The illusion of the hamburger cake
or cheeseburger cake
is that it causes people to salivate for a juicy grilled beef patty that turns out to be nutty chocolate cake. I used chocolate buttercream
and modeling chocolate
with a little fondant for the decorations. The advantage of the modeling chocolate
is that it yielded thin and delicate lettuce.
The below cakes were photographed in a frozen state, just after they were carved. To read how I build cakes and freeze them in the pan, follow this link for my cake filling tutorial.
Items Needed for a Burger Cake
- Two 2” tall, 8” diameter half sphere cakes, leveled on top (above, top left and right)
- One 2” tall, 8” diameter cylinder cake, edges rounded (above, front)
- One 1” tall, 6” diameter disk of cake to raise the top bun
- Vanilla buttercream
- Chocolate buttercream
- Chopped dark chocolate
- Chopped nuts (I used pecans)
- Tan modeling chocolate + fondant (50:50)
- Green, red, purple, and white modeling chocolate
- Ball tool, part of this kit
- Foam shaping mat
- Rolled modeling chocolate equipment
- Red and yellow food coloring
- Cocoa powder
- Blush brush
Crumb coat the top and bottom tier bun cakes with vanilla buttercream
2. Combine 50:50 tan fondant and modeling chocolate (or use all fondant) and roll it out to 1/8” inch thickness. Cover each bun cake and trim away the excess.
Chop up a small handful of dark chocolate and nuts using a knife or food processor. Mix them together in the bowl.
Frost the middle hamburger patty tier roughly with chocolate buttercream
. Leave it looking haphazard and imperfect to convey the nooks and crannies of a ground beef burger.
5. Press the chocolate/nut mixture into the frosting around the sides of the hamburger tier.
Add the 6” chunk of cake to the center of burger patty to make space around which the condiments can be piled.
To create the lettuce, roll green modeling chocolate
to 1/16” inch thickness and cut sheets with wavy edges. Atop a foam shaping mat, use the large end of a ball tool to rub the edges of the chocolate until it is as thin as lettuce. Only prepare one side of the chocolate lettuce sheets since only its edges will show out of the sides of the cake.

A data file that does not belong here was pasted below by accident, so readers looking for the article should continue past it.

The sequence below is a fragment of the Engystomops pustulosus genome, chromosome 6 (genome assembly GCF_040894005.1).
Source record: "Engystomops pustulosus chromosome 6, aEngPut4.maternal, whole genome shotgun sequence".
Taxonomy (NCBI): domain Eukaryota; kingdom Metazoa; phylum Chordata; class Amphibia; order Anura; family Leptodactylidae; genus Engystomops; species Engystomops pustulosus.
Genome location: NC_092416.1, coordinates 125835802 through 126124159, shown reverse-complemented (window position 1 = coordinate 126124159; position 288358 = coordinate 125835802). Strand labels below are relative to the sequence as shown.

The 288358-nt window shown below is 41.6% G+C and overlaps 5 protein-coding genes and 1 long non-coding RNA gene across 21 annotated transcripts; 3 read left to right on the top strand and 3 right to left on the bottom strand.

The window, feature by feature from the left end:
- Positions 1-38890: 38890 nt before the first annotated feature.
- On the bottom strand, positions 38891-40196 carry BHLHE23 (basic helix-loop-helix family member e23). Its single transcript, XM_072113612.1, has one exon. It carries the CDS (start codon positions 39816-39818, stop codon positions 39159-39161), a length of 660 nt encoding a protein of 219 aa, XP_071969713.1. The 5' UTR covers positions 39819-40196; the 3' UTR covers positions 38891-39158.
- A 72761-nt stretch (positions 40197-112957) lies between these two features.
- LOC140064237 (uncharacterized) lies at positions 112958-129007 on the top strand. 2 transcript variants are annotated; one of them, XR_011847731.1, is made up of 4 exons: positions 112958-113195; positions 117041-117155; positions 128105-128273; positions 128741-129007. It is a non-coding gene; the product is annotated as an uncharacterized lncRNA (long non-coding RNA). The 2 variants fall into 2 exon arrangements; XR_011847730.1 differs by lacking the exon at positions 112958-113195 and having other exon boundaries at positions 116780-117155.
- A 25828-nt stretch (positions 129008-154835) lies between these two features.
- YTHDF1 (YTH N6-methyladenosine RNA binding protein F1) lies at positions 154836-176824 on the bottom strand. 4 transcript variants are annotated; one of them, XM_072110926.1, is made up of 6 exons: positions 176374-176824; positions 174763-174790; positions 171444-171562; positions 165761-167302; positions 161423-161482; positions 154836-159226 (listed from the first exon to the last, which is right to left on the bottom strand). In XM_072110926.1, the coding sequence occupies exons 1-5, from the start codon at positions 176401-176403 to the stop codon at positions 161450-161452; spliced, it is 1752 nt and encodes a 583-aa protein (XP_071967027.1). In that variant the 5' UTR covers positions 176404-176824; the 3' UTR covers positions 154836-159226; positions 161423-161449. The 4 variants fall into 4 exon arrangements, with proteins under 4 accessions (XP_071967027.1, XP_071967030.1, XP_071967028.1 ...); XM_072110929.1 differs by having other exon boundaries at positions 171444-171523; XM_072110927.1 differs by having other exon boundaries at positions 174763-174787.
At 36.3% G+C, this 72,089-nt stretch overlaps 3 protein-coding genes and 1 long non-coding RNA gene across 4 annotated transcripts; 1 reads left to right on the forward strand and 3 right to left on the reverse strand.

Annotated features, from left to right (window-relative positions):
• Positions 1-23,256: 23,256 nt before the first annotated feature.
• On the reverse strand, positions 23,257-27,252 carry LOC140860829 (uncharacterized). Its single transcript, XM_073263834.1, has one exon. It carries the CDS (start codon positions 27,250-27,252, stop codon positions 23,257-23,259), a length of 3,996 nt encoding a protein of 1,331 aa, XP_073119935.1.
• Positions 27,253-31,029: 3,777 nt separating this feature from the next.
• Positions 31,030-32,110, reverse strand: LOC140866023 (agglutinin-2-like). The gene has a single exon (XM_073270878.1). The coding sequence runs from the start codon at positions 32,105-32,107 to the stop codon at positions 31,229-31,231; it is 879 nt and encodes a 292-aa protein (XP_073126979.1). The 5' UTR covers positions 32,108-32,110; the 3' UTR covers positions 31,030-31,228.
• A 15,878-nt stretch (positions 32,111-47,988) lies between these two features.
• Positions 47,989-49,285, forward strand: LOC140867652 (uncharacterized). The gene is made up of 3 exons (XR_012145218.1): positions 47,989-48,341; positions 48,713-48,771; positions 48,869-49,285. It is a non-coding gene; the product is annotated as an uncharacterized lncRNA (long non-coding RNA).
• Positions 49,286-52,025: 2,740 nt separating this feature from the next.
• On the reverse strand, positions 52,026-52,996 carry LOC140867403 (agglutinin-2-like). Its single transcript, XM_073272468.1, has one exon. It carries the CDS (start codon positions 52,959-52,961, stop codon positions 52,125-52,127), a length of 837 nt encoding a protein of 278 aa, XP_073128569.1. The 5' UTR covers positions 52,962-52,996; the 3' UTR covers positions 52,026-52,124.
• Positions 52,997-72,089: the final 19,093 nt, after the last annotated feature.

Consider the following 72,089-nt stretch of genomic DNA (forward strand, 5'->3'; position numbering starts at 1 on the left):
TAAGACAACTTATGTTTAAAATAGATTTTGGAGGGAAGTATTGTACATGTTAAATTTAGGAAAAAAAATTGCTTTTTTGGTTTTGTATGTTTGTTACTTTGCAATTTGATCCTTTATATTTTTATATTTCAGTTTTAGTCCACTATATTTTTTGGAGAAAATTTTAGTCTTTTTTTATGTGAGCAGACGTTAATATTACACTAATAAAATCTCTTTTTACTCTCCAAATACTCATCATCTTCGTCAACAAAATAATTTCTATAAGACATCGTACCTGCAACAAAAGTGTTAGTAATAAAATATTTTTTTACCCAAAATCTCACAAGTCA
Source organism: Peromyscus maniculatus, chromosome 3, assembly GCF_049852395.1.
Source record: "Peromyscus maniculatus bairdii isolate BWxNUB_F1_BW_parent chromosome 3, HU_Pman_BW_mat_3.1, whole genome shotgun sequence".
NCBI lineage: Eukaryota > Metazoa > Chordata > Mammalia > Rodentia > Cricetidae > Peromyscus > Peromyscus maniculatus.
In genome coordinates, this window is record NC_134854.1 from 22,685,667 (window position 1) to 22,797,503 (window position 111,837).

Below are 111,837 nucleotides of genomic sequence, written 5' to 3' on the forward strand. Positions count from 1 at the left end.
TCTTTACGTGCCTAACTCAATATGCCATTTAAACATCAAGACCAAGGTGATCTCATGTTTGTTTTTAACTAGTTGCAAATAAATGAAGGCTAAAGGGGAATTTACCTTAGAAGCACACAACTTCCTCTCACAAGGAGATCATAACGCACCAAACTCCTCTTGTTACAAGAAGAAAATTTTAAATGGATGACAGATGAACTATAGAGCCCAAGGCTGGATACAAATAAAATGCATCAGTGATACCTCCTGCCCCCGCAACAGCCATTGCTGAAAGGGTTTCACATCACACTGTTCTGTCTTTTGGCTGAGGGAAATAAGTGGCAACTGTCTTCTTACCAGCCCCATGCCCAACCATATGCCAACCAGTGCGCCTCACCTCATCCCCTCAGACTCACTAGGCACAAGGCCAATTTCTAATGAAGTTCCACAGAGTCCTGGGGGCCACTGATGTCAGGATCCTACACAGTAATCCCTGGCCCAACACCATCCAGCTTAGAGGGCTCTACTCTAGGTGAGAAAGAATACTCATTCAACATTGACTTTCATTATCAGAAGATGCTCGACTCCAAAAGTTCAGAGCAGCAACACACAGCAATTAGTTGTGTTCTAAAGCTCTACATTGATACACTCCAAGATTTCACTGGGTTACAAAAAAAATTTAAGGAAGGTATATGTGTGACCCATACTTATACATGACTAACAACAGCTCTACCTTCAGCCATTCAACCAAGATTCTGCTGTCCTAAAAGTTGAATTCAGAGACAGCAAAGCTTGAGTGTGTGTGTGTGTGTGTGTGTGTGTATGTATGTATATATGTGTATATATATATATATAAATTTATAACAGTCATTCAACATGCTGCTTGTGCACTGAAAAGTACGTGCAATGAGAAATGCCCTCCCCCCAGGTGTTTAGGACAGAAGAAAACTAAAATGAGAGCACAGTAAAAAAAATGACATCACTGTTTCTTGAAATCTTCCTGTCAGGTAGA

Use a pointed sculpting implement to ruffle the edge like lettuce.
To make onion rings, roll out ¼” thick white modeling chocolate
and cover it with a 1/16” thick sheet of purple modeling chocolate. Roll them gently with a plastic rolling pin to fuse them together.
10. With a roller cutter or long knife, cut strips the long way and turn them sideways to expose the dual colors. Face them so that they are purple-side-out. Wrap four or more strips in a concentric nesting formation like slices of onion.
. To make the tomatoes, roll out red modeling chocolate
to ½” thickness and cut circles with large (3” diameter) round cutters. Cut the circles in half to make twice as many tomato slices since only the edges will show anyway.
12. To make pickles, roll out green modeling chocolate to ½” thickness and cut them with 1 ½” diameter fluted round cutters.
13. Add ketchup and mustard in the form of yellow and red buttercream.
14. Place the top bun on the cake. Using a blush brush, dust it with cocoa powder to give it a toasted look.
To make the sesame seeds, roll a small ball of white modeling chocolate
into a 1/16” inch thick rope. Using a sharp knife, cut uniform-sized pieces from the rope. Roll each piece into an oval shape and press it flat into the top of the finished cake. Distribute them evenly.
Here is another burger cake design of mine that’s four tiers high: a double double In-N-Out cheeseburger groom’s cake:
Please feel free to share your own unique burger cake in the comment section below. Be sure to check out other people’s versions below for more inspiration!
Sample the books
Cake Decorating with Modeling Chocolate
Smooth Buttercream Cake Frosting
LOTS more free tutorials here:
The Ultimate Modeling Chocolate Resource Guide